Leslie Beck, a Toronto-based private practice dietitian, is director of food and nutrition at Medcan. Follow her on Twitter @LeslieBeckRD
Rates of prostate cancer vary considerably worldwide, suggesting that environmental factors, such as diet, influence the risk of this common cancer. Among dietary factors, dairy and calcium have been considered possible risk factors.
Several large studies have explored the connection between dairy and calcium and prostate cancer and have turned up variable results. The data, so far, has been considered limited but suggestive.
Now new findings, published this month in the American Journal of Clinical Nutrition, add weight to the association between dairy – but not calcium – and increased risk of prostate cancer.
The latest research
For the study, researchers from Loma Linda University in California asked 28,737 men about their diets and then followed them to see who developed prostate cancer. All were initially free of cancer.
Participants lived in the United States and Canada and adhered to various types of diets, including vegans who avoid dairy, lacto-ovo vegetarians who consume about half the typical North American dairy intake and non-vegetarians who consume dairy at typical levels (e.g., about one cup of milk a day).
By the end of a follow-up period of nearly eight years, 1,254 prostate cancer cases were reported.
Men who consumed the most total dairy (one and three-quarter cups of milk a day) versus the least (one half-cup of milk a week) had a 27 per cent higher risk of total prostate cancer (advanced and non-advanced).
Compared with the group of men who never consumed dairy, high dairy consumers were 60 per cent more likely to develop prostate cancer.
To arrive at these results, other potential risk factors including family history of prostate cancer, body weight, calorie intake, alcohol intake, smoking status and physical activity level were accounted for.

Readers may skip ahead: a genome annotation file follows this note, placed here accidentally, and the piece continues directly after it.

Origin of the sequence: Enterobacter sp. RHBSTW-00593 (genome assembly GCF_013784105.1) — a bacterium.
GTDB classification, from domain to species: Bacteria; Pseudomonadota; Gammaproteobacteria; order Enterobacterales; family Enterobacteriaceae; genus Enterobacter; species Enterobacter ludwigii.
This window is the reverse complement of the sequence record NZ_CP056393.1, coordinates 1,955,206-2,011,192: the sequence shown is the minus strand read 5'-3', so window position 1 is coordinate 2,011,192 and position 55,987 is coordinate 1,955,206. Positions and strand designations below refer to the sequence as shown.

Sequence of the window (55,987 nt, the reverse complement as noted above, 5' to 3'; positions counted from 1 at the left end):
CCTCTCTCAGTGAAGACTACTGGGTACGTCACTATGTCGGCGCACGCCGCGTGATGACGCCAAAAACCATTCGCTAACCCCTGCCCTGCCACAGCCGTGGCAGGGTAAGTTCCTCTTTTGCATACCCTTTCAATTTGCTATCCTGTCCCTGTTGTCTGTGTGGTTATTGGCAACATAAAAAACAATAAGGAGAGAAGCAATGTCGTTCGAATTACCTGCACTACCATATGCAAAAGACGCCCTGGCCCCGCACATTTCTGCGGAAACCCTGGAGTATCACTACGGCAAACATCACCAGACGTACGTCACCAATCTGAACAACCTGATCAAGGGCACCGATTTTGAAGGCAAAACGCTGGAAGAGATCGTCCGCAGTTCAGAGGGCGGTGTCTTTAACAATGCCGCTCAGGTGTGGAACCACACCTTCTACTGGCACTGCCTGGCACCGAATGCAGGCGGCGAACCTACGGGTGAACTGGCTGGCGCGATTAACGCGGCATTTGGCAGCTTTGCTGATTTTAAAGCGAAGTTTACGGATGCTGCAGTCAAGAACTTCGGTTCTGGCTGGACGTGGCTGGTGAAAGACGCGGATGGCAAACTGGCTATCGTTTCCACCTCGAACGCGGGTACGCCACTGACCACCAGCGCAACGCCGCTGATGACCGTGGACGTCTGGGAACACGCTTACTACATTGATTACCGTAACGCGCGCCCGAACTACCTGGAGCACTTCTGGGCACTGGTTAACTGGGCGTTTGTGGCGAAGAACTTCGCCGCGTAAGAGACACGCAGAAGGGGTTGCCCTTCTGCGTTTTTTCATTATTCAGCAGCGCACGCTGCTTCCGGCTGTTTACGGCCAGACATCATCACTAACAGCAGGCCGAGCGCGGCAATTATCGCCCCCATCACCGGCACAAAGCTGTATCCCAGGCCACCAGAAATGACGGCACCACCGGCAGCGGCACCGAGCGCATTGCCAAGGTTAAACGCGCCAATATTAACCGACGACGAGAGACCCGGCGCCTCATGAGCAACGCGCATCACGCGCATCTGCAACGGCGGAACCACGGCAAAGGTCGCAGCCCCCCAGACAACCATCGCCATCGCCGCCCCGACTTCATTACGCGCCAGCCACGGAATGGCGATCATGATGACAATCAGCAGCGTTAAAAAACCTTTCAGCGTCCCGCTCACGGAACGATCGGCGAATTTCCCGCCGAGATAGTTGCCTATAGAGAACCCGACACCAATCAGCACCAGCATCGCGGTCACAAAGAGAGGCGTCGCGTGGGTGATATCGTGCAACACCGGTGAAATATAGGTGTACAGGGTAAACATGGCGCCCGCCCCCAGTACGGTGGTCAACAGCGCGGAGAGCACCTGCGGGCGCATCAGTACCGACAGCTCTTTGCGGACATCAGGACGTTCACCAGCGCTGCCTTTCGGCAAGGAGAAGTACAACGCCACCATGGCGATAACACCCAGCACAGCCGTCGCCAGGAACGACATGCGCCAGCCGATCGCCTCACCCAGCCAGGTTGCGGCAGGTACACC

The increase in prostate cancer risk was driven by both low-fat and full-fat milk. The researchers didn’t find strong evidence that yogurt or cheese influenced prostate cancer risk.
The findings also didn’t show a connection between calcium intake, whether from diet or supplements, and prostate cancer risk.
What “risk” really means
These observed increases in risk do not mean that a man’s personal, or absolute, risk is 27 or 60 per cent higher. Rather these risks indicate the likelihood of prostate cancer occurring in one group of men compared with another group.
In North America men have, on average, a 12.5 per cent risk of developing prostate cancer at some point in their lives. A 27 or 60 per cent increased risk, then, raises a man’s absolute risk to 15.8 or 20 per cent, respectively.
The study can be credited for its large sample of participants diverse in age, race, geographical location and socioeconomic status.
As well, participants’ wide range of dairy and calcium intakes allowed researchers to examine associations with prostate cancer at low intakes and also at more typical intakes.
There were limitations. Diet information was collected only once at the start of the study so any changes over time weren’t captured. It’s possible that participants changed their dairy intake over the course of the study.
As well, the study was observational and, as such, it uncovered associations; it did not prove a cause-and-effect relationship.
How milk might harm
There are plausible ways in which dairy might increase prostate cancer risk.
Previous research has found that higher dairy intakes raise levels of insulin-like growth factor I, a hormone thought to promote prostate cancer.
Dairy milk, which comes from lactating pregnant cows, also contains other hormones which may influence the development of prostate cancer.
Should men give up cow’s milk?
This new study did not conclude that drinking milk directly causes prostate cancer.
It’s also possible that some other unknown factor, one that is closely tied to dairy, is associated with the observed increased cancer risk. This needs to be sorted out.
Even so, according to Dr. Gary Fraser, the study’s principal investigator and professor at Loma Linda University, “I do think it would be prudent for men with a family history of prostate cancer or other risk factors to turn to plant milks”.
Don’t lose sight, though, of other lifestyle choices that can help lower the risk of prostate cancer. Obesity and a lack exercise, for example, have been shown to increase the risk of aggressive prostate cancer.
Focus on maintaining a healthy weight, eating healthy diet plentiful in colourful vegetables and fruits and getting regular exercise.
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